By Kathy Lynn
"Mom! I'm going to the park with Jason!"
"Okay dear. Dinner is at six."
David and Jason head off to the park where they meet up with six other kids and soon they are having a great time kicking a soccer ball around the field.
Sounds surreal, doesn't it?
A few weeks ago I learned about a sports program in southwestern Ontario designed to give kids the athletic edge. The program uses the latest in training technology including a laser timer, motion-analysis software and Olympic weightlifting platforms. What a fabulous use of technology for our young potential elite athletes.
But wait, it's not for the elite athletes. It's for all kids. It is tutoring our children on how to play. And it's costly. For children over 11 it runs about $21 per hour, a little less for the 8 to 11 year old kids.
Elite, Olympic or professional athlete level kids are few and far between and they need all the coaching they can get. Olympic skater Karen Magnusson once told me that the truly elite athletes don't need to be pushed. They have a fire in their bellies that just won't be appeased unless they get to try as hard as they can for perfection.
But our regular kids, the majority of our children, simply need to go to the park with other kids and play.
Often, when we talk about kids becoming more active we look to organized sports. Problem is that organized, team sports should be a small part of a growing child's experience. Team sports are great. They teach skills specific to the sport, how to follow orders, how to work as part of a group, how to take turns and how to win or lose as a team. They develop values of loyalty and cooperation as well as team building.
But, kids really need daily exercise. They need a variety of physical experiences and they need to get involved in these kinds of activities without the structure of a class. First, most kids should physically get themselves to school. If all kids walked or took the city bus to school, they would have the company of other kids. Most of us have heard of a walking school bus. An adult starts at the beginning of a pre-determined route picking up kids and she goes along. That's a good place to start, but it should be seen as a training tool. Once kids know how to walk safely between home and school they need to do it on their own.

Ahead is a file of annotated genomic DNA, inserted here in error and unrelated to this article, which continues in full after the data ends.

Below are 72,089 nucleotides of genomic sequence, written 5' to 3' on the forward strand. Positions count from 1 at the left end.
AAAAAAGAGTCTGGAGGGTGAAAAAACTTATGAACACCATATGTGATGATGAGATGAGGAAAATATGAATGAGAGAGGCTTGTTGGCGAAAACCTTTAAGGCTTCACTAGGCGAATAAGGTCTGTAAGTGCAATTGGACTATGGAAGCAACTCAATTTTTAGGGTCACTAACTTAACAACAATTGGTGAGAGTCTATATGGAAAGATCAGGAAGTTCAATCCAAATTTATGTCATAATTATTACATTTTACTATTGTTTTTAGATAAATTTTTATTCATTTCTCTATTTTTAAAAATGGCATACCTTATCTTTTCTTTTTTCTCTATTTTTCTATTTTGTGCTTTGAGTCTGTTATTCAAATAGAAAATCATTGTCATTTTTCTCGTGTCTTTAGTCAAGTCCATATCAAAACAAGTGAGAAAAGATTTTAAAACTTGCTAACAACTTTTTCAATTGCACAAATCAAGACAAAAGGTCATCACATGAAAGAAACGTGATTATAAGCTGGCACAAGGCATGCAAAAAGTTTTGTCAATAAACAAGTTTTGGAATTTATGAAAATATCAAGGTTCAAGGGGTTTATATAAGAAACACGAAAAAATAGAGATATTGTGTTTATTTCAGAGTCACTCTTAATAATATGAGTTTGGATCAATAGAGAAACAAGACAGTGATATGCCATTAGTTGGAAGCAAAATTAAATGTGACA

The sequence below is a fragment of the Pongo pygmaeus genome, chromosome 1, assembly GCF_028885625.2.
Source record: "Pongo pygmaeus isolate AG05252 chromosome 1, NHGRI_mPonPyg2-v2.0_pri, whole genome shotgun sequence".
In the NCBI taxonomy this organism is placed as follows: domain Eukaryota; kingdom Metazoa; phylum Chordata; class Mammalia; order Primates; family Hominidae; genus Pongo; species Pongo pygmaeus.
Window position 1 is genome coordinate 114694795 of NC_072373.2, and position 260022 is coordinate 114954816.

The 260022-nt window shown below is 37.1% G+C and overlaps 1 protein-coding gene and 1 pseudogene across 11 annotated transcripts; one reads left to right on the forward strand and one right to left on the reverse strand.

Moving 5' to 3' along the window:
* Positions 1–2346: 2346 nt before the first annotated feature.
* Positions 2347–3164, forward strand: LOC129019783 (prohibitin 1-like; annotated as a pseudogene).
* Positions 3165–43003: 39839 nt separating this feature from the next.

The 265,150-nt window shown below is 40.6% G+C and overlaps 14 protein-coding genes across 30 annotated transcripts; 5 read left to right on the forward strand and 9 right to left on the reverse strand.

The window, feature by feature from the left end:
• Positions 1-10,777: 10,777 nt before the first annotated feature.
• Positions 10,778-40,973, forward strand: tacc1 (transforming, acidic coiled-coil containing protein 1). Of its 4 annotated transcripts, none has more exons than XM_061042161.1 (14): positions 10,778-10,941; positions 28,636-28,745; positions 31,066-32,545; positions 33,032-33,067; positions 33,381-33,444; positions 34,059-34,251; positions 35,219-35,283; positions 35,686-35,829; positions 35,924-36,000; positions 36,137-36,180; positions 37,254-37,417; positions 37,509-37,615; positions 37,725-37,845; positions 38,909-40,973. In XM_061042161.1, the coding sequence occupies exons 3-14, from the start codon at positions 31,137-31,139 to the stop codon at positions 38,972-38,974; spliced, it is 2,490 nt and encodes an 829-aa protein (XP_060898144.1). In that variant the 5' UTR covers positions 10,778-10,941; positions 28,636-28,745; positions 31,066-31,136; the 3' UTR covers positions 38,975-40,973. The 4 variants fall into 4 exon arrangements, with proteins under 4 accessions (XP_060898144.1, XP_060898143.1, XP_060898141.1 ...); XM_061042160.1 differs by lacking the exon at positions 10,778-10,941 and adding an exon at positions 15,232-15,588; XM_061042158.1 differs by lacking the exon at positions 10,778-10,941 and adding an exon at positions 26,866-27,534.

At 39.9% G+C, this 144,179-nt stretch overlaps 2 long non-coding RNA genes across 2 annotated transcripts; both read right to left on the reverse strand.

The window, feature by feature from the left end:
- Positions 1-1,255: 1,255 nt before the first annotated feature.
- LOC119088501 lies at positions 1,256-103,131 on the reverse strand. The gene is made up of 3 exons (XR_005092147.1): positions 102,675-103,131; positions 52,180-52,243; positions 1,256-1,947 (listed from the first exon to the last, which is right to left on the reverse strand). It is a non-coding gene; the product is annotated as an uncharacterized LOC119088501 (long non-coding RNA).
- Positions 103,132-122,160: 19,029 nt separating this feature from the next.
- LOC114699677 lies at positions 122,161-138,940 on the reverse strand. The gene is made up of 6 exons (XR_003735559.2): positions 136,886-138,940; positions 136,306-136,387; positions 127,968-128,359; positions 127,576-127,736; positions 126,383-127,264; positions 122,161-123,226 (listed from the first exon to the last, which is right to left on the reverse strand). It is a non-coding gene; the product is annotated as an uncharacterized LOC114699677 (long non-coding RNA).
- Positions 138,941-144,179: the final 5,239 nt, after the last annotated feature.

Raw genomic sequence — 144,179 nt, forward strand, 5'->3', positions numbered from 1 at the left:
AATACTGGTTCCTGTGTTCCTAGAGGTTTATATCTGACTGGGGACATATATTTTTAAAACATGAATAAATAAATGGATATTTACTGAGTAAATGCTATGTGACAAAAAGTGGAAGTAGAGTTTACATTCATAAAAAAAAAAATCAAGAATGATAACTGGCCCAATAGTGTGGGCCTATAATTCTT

The walk to school is a time for them to bond with their peers. It's a time to experience the thrill of independence found in being able to navigate the route from home to school. And it's a time to look around and discover their neighbourhood. None of this happens when there is an adult in charge.
During school hours they need exercise. Let's re-visit daily physical education for students at all levels. It won't diminish their academic career; in fact kids who participate in physical education do at least as well if not better than the kids who focus totally on academics. And they learn that being physically active is an important part of being healthy.
After school and on weekends they need a whole range of activities. Supervised and structured activities are not enough. Participating in a team sport is an important part of child development, but free, unstructured play is equally important.
According to early childhood educators at Lethbridge Community College the key elements of play are that it is voluntary, intrinsically motivated and is freely chosen. The child controls the activities. It is pleasurable, spontaneous and enjoyable. In other words free play. And that's exactly what happens every day in our back yards and at the park. It allows the child to test her abilities, to flex her muscles and be creative.
Kids are couch potatoes because we aren't opening our doors and letting them outside. Of course, we need to street-proof our kids but that's always been the case. It was true in the 50s when I was running free with my friends and it's true today.
If we get all our children outdoors playing, then they will be in a group and we will see a healthier, happier group of children. And what's wrong with that.
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